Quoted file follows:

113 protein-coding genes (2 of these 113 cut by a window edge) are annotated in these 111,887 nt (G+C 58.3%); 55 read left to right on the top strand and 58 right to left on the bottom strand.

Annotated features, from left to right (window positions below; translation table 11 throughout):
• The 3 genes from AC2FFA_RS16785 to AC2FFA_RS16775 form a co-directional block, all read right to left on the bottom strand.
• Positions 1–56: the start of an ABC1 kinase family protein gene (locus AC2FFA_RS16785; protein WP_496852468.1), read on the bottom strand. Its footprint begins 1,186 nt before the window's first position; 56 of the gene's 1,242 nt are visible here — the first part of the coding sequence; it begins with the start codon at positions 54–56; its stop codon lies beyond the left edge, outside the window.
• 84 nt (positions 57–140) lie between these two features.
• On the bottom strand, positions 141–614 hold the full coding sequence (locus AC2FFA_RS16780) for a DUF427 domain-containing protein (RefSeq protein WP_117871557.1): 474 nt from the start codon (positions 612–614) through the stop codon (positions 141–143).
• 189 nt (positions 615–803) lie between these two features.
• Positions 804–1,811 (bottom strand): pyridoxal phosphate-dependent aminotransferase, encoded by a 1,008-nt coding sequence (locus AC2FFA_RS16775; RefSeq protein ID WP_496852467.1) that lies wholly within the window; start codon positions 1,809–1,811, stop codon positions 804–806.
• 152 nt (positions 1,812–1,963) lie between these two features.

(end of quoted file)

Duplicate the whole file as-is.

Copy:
113 protein-coding genes (2 of these 113 cut by a window edge) are annotated in these 111,887 nt (G+C 58.3%); 55 read left to right on the top strand and 58 right to left on the bottom strand.

Annotated features, from left to right (window positions below; translation table 11 throughout):
• The 3 genes from AC2FFA_RS16785 to AC2FFA_RS16775 form a co-directional block, all read right to left on the bottom strand.
• Positions 1–56: the start of an ABC1 kinase family protein gene (locus AC2FFA_RS16785; protein WP_496852468.1), read on the bottom strand. Its footprint begins 1,186 nt before the window's first position; 56 of the gene's 1,242 nt are visible here — the first part of the coding sequence; it begins with the start codon at positions 54–56; its stop codon lies beyond the left edge, outside the window.
• 84 nt (positions 57–140) lie between these two features.
• On the bottom strand, positions 141–614 hold the full coding sequence (locus AC2FFA_RS16780) for a DUF427 domain-containing protein (RefSeq protein WP_117871557.1): 474 nt from the start codon (positions 612–614) through the stop codon (positions 141–143).
• 189 nt (positions 615–803) lie between these two features.
• Positions 804–1,811 (bottom strand): pyridoxal phosphate-dependent aminotransferase, encoded by a 1,008-nt coding sequence (locus AC2FFA_RS16775; RefSeq protein ID WP_496852467.1) that lies wholly within the window; start codon positions 1,809–1,811, stop codon positions 804–806.
• 152 nt (positions 1,812–1,963) lie between these two features.